With those three fundamental mindsets well confirmed, the next course of action is pretty universal: start building and tending to your relationships. All of them. Get to know your people as teachers, teammates, and human beings. Find out what makes them tick, uncover what you respect and admire about them, ask them questions and listen, listen, listen. The stronger your relationships are, the more you can withstand together, the more you can talk to each other, the more you support each other. It all starts with relationships; yet it doesn’t end with relationships. Remember: relationships are a means to an end. You’ll be more effective as a coach…and teachers will be more effective in their classrooms…and students will learn more, if you have strong, trustworthy relationships with your teachers. So, how do you build and nurture relationships?
Coaching is about supporting other people in meeting their goals and improving their craft. It’s not about the coach.
How do I answer the question, “Why do I need to be coached?”
Unless your teacher is Michael Phelps, Serena Williams, Michael Jordan, or Mac Davis (another GOAT, this one a musical artist who sang “Oh lord, it’s hard to be humble, when you’re perfect in every way…”), there’s room for improvement. We all have the opportunity – nigh, the obligation – to improve, to grow, to evolve, and to strive for a greater impact, and coaching is a proven, convenient, and interactive way to engage in that growth process. As a principal, I always shared with my staff the expectation that we learn and get better somehow, anyhow: reading books, conducting action research, taking additional courses, and partnering with an instructional coach are all viable, useful options. And for heaven’s sake, if we have a job-embedded professional development agent right here in the building, why not capitalize on that free (to you, at least) resource for everything you possibly can? Coaches can help us uncover our hidden talents, remove the ceilings from our potential, help us streamline our reflective and decision-making processes, and in a thousand other ways support our effectiveness in achieving our goals, no matter how incremental or monumental they may be. So why do you need to be coached? Perhaps a better question would be, “Why not?”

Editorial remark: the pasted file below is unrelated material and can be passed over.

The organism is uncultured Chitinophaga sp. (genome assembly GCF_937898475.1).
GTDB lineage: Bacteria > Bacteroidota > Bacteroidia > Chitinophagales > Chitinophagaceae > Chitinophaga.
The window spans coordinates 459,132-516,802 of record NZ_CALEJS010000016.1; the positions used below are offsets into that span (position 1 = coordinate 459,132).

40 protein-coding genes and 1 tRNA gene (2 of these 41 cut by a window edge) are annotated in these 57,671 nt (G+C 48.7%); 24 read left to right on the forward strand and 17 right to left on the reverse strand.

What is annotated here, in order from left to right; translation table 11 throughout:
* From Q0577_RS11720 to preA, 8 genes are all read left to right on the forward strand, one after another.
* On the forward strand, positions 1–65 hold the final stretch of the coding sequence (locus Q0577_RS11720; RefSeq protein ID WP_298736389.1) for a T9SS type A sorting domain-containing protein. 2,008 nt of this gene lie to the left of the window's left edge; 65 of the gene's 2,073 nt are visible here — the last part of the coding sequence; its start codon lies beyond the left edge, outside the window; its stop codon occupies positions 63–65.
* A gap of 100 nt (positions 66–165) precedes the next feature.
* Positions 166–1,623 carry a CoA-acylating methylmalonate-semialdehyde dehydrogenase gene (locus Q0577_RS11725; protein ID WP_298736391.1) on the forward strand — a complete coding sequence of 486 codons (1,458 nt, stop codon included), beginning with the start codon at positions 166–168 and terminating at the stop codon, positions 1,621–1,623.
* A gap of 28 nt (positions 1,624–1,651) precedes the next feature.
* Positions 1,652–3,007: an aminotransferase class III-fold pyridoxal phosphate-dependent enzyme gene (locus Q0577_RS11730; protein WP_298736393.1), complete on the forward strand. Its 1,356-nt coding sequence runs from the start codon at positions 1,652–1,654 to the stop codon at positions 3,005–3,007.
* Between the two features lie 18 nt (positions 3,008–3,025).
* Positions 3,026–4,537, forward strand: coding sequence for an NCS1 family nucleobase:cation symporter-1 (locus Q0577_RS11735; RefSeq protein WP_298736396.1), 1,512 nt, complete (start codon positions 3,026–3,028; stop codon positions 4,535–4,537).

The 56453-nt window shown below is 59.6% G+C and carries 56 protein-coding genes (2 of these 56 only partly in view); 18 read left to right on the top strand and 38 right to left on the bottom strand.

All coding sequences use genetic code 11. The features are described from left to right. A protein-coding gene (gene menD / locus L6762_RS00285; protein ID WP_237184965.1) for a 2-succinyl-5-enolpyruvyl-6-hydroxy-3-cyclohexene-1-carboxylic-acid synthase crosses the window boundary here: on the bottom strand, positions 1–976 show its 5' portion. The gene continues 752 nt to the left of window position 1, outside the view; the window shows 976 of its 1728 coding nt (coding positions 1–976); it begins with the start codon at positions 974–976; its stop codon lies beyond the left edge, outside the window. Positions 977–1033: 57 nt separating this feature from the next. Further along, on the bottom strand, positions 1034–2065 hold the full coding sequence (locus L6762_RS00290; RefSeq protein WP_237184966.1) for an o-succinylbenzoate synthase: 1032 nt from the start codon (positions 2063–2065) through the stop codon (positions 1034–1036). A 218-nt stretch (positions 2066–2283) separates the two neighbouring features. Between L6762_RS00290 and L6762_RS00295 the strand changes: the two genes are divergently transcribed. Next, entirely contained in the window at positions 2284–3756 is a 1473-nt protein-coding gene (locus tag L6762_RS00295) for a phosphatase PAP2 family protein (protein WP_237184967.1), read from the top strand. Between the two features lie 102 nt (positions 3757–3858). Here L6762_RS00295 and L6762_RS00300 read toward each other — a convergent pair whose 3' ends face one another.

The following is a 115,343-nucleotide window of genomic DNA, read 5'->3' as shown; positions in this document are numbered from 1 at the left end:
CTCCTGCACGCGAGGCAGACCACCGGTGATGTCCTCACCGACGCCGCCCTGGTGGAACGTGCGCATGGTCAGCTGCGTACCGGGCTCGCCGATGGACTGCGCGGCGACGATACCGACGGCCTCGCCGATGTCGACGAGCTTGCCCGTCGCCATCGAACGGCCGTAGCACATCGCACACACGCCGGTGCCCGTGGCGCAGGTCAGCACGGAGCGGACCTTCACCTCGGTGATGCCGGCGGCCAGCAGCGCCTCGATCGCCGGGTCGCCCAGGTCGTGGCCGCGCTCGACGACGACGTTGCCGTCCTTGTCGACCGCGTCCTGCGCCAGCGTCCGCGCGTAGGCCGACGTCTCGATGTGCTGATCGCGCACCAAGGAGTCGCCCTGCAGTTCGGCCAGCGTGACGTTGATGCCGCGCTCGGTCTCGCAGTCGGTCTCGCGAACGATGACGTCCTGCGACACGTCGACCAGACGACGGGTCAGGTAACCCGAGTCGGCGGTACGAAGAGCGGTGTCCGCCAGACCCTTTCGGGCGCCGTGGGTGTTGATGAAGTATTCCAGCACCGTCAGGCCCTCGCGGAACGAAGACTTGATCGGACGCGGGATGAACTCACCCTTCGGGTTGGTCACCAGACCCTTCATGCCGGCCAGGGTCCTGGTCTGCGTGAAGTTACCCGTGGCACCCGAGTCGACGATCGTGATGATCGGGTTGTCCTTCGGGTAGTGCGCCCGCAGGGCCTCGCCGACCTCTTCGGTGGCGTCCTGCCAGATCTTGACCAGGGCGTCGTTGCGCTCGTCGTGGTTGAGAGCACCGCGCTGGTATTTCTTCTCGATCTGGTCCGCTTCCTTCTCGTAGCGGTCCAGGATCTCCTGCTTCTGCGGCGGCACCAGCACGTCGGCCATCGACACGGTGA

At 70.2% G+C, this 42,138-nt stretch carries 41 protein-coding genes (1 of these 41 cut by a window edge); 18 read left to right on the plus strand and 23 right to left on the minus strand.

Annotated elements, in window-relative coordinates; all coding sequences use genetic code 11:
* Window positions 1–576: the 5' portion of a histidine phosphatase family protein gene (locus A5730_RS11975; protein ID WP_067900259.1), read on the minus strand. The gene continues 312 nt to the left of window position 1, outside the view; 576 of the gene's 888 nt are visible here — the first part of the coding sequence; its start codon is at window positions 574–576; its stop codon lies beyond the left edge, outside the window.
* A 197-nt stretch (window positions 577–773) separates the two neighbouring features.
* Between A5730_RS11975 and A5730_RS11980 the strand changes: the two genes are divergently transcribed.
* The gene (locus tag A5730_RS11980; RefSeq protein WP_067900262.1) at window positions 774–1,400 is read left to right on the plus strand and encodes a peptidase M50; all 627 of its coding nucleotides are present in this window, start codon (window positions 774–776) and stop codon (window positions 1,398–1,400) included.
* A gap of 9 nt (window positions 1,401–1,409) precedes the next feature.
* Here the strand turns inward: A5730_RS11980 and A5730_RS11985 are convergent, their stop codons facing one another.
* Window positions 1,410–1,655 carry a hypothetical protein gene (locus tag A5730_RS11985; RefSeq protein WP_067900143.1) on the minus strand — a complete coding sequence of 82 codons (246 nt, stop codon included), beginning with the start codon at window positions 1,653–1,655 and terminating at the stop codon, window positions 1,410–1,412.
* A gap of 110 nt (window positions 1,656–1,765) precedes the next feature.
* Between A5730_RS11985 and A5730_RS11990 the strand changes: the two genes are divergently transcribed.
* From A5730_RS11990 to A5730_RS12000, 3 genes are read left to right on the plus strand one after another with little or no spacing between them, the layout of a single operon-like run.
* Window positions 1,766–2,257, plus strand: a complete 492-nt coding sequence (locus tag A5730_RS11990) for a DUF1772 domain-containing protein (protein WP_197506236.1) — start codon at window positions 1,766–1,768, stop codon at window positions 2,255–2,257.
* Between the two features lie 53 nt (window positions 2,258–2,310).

What does an instructional coach actually do? What does a coach NOT do?
In the perfect world, which is really the only thing I’m interested in – moving one step closer to the perfect world, at least – the primary item on a coach’s to-do list would be…wait for it…coaching teachers. This can take a variety of forms, of course: modeling lessons, engaging in feedback discussions, processing events, developing clear lesson plans, identifying appropriate strategies for particular learning outcomes, co-teaching lessons, analyzing data, brainstorming approaches to solve pressing problems-of-practice, and any of scores of strategies to collaboratively provide support to help teachers become more effective in leading student learning and achieving their goals.
As for the no-can-do list, the primary activity that’s off-limits is anything that has to do with teacher evaluation, appraisal, discipline, and hiring/firing decisions. Often, instructional coaches are considered pseudo-administrators, or even de facto administrators in some settings, and they end up tackling responsibilities that aren’t in their lane. To be clear, instructional coaches are there to serve as 100% support to teachers. They can’t be 100% support to teachers if they’re assigned (or if they stray into) administrative, supervisory roles. Nothing hamstrings an instructional coaching initiative faster than the erosion of trust when something shared by a teacher (or observed only by a coach) ends up as a ‘ding’ in that teacher’s performance appraisal.
For more ideas addressing this pair of questions, read my earlier blog, Let the coaches coach.
This ought to help get you started. Not to worry, there will be more installments of this FAQ series. Hope that helps!
Pete Hall is the President/CEO of EducationHall, LLC, and the author of 12 books. You can reach him at PeteHall@EducationHall.com.